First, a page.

Islamic Laws

Difference between Islamic Laws and Liberal Laws

By: Ayatullah Professor Muhammad Taqi Misbah Yazdi
The difference between Islamic laws and man-made laws —especially laws of the liberal societies that consider right for the people in lieu of the services they render in the society— can be examined through the following perspectives:
1. Liberal societies, do not consider any rights of individuals who, due to physical disabilities or social deprivations, cannot contribute to society. Islam, however, gives rights to them as well. In order to guarantee these rights, the desires of others need to be restrained and a portion of public wealth allocated for these individuals, which is not liked by other people. So, their dislike should be restrained.
2. In social life, rights are given to society, which prevail in case of conflict with rights of individuals. The question on which rights should prevail in case of conflict is based on individual-oriented and society-oriented tendencies existing in Western societies today. Of course, the dominant and ruling tendency in the Western world is individualism; however, socialistic tendencies, more or less, exist. In Western societies today, socialist and social democratic governments are gaining momentum compared to other forms of government.
In contrast to the individualistic tendency in liberal societies, Islam gives preference to the rights of society. Liberal governments are willing to burn or throw millions of tons of foodstuff into the sea in order to prevent the market price from breaking down and the capitalists from incurring loss. They are willing to let millions of people die of hunger only to protect their material interests. Yet, Islam can never permit such a thing. The desire of such elements should be restricted according to Islam. Economic freedom must not be ensured in any manner or any way, it should be limited. Just as the interests of the deprived stratum of society and the handicapped restrict the interests of society, similarly individual desires must be limited for the sake of ensuring the general interests of society.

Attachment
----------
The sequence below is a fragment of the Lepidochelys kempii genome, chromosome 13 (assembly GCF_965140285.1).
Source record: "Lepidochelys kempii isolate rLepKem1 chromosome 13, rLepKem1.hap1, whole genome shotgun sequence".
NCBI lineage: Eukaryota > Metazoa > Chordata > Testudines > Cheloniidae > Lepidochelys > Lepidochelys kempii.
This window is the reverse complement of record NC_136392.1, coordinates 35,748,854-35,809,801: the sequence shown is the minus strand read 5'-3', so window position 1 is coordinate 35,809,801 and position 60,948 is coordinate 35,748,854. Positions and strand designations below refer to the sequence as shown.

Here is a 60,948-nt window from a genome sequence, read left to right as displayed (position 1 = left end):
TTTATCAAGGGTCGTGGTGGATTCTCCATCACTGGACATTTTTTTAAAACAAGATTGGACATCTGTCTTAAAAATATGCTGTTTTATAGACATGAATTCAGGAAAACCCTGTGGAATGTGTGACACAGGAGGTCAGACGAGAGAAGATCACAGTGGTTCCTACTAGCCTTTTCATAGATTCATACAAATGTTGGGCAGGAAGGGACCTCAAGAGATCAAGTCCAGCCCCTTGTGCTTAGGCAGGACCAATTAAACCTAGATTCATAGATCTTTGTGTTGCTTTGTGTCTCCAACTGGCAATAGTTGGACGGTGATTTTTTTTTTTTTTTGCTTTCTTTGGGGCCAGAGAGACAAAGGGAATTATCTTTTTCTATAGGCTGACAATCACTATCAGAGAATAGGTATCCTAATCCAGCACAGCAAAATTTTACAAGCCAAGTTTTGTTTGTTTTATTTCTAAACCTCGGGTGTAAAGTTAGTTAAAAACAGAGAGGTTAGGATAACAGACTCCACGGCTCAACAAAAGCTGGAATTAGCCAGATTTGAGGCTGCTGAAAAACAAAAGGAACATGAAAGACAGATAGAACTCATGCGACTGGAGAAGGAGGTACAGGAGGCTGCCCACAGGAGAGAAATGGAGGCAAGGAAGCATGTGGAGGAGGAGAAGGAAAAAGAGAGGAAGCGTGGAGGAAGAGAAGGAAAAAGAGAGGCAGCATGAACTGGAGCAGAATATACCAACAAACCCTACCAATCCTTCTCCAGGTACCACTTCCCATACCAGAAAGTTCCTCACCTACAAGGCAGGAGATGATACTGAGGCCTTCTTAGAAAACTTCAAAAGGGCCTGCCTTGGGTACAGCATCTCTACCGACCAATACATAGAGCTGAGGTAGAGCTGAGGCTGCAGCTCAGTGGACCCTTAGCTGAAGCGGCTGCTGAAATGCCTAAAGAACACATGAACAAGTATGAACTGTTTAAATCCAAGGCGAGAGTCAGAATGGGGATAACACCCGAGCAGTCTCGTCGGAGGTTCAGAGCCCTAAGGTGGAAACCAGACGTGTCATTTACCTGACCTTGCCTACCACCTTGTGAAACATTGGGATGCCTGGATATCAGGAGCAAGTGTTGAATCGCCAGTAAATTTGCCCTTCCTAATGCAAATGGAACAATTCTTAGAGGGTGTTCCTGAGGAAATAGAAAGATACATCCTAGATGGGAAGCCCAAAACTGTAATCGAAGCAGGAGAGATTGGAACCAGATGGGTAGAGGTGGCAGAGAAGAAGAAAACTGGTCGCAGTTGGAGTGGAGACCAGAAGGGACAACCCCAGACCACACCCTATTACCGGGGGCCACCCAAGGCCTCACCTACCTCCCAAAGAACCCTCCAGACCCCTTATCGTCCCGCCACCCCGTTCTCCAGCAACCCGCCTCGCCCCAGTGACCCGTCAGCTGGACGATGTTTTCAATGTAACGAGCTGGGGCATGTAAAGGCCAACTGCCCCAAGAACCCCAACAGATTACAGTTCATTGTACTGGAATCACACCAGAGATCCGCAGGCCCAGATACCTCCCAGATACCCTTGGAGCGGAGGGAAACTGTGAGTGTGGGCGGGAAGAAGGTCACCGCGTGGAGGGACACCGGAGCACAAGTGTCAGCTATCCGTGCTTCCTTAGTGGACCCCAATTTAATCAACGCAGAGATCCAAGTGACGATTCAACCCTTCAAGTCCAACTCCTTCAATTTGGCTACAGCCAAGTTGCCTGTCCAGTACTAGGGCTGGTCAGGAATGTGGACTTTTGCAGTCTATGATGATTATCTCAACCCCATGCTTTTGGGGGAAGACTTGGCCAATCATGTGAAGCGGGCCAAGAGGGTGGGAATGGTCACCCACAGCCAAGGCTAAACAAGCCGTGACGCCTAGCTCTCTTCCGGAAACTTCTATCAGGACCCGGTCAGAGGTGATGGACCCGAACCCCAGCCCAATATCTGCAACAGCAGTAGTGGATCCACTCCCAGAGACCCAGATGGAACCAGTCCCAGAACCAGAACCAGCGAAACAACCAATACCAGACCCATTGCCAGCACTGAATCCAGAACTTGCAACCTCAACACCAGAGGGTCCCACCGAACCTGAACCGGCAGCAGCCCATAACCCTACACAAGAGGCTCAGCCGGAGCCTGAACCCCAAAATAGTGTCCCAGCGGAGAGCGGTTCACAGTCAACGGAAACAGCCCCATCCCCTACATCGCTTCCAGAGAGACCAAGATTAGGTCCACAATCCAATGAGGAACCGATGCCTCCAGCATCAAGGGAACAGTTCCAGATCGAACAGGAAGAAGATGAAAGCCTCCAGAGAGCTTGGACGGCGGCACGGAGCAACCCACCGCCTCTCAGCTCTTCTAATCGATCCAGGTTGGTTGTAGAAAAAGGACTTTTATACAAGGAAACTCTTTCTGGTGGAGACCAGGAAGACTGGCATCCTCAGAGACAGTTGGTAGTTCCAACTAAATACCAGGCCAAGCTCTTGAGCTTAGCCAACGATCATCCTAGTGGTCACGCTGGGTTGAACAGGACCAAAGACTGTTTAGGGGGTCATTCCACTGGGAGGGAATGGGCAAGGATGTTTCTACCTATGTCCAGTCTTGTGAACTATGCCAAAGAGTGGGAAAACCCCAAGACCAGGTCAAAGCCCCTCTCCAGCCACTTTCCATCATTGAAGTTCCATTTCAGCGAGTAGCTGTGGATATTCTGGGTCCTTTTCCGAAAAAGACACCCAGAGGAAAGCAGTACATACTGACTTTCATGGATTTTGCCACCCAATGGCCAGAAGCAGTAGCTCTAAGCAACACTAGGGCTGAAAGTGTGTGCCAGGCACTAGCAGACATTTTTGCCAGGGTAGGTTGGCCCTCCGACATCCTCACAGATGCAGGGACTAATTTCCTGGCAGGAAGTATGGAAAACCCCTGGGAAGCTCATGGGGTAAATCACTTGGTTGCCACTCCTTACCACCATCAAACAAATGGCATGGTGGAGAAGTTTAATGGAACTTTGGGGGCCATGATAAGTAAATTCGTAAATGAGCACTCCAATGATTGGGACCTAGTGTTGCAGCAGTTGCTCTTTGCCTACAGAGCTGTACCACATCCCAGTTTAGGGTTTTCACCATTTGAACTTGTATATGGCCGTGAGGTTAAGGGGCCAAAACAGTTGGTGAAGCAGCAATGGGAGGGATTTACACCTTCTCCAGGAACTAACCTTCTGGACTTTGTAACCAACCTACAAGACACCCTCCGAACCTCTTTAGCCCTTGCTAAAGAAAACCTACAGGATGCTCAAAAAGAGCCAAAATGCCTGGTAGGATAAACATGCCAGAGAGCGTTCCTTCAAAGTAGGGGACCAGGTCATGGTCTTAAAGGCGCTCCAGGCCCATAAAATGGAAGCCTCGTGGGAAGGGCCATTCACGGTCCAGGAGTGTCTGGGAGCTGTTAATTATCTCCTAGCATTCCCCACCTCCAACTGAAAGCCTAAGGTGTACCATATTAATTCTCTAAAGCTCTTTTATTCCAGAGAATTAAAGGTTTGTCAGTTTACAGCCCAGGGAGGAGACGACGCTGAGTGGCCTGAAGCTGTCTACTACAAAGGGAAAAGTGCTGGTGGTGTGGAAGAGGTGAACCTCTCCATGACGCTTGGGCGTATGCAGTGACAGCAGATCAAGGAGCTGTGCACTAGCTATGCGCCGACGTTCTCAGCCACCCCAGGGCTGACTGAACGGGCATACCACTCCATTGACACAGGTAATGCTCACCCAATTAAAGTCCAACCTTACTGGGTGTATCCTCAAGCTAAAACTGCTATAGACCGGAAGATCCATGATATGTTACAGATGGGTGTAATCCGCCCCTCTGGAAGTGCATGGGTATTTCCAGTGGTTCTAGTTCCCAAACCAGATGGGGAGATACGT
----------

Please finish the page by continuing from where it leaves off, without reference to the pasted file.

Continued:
3. In Islamic society, there are concerns which are basically related to the individual, but since it leaves an imprint on society, it is reckoned as part of social concerns. For example, if a person commits a sin in isolation at home while no one else is informed or a witness, obviously his sin is personal in nature, and the laws that restrict this kind of action are “moral laws” (without considering whether the use of the term “moral” in this context is correct or not).